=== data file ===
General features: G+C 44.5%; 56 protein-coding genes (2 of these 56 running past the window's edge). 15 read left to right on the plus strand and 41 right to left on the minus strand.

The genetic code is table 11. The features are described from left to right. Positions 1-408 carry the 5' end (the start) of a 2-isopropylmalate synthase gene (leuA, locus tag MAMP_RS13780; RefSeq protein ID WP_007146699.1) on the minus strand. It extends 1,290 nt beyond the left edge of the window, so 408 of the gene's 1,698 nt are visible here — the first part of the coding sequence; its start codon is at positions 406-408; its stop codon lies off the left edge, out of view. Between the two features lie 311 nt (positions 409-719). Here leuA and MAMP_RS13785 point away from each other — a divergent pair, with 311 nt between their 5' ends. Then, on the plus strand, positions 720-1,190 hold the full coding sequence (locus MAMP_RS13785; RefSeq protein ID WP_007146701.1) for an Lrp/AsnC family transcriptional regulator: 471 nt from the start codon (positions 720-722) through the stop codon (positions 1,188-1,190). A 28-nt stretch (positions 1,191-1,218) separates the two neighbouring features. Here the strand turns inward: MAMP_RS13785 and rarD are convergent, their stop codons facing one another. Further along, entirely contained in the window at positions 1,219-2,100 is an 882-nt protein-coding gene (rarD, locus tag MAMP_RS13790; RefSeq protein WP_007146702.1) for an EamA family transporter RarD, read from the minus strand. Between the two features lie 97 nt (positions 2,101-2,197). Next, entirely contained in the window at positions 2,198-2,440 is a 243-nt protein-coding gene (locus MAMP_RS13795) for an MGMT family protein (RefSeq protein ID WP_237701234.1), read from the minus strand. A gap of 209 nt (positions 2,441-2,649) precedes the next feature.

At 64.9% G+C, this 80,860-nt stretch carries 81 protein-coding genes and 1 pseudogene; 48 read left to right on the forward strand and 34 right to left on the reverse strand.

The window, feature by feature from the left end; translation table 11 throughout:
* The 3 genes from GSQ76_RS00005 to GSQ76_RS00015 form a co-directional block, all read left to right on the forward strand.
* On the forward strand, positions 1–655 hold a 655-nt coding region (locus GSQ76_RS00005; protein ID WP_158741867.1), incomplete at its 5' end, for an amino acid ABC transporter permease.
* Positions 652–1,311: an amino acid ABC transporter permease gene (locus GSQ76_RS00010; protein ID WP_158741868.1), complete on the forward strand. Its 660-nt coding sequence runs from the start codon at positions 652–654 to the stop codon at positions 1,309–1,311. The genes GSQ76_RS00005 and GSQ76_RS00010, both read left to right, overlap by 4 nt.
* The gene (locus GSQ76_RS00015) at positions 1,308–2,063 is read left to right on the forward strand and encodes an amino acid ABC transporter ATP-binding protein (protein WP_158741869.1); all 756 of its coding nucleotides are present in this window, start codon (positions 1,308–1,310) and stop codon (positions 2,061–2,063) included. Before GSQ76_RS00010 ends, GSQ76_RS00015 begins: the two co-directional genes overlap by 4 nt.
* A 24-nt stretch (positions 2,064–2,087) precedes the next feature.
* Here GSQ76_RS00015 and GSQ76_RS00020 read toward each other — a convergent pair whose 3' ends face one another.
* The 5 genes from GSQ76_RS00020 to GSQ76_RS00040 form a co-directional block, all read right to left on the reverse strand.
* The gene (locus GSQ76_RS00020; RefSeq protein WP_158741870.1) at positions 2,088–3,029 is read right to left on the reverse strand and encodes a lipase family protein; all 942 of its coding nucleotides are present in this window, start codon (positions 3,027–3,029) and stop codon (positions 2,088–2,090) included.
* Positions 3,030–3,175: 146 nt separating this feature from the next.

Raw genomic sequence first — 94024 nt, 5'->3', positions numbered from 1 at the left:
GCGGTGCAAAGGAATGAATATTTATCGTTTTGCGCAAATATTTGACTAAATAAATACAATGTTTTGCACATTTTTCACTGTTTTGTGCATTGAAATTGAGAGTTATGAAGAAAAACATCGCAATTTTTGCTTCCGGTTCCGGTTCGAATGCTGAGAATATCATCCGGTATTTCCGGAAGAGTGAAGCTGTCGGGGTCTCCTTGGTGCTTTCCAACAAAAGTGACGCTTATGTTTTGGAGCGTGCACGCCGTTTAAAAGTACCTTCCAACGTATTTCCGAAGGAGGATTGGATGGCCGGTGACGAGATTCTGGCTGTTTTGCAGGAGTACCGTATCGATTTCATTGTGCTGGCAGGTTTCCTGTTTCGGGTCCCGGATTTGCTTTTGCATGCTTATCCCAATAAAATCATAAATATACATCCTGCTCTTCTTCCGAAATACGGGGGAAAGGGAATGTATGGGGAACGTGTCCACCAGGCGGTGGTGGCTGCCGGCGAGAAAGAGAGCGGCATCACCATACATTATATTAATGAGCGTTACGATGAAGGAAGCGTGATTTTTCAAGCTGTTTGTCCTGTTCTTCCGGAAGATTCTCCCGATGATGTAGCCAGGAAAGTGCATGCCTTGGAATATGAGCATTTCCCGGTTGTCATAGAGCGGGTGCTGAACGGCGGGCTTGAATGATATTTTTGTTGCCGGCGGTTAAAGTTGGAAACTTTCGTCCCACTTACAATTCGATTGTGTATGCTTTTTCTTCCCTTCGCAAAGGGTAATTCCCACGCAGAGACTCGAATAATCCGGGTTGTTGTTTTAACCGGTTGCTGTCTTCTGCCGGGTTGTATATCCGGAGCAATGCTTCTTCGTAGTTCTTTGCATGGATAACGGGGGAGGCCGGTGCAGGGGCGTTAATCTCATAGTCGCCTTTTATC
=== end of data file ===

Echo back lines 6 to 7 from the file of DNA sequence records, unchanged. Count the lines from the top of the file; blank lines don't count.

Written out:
* On the forward strand, positions 1–655 hold a 655-nt coding region (locus GSQ76_RS00005; protein ID WP_158741867.1), incomplete at its 5' end, for an amino acid ABC transporter permease.
* Positions 652–1,311: an amino acid ABC transporter permease gene (locus GSQ76_RS00010; protein ID WP_158741868.1), complete on the forward strand. Its 660-nt coding sequence runs from the start codon at positions 652–654 to the stop codon at positions 1,309–1,311. The genes GSQ76_RS00005 and GSQ76_RS00010, both read left to right, overlap by 4 nt.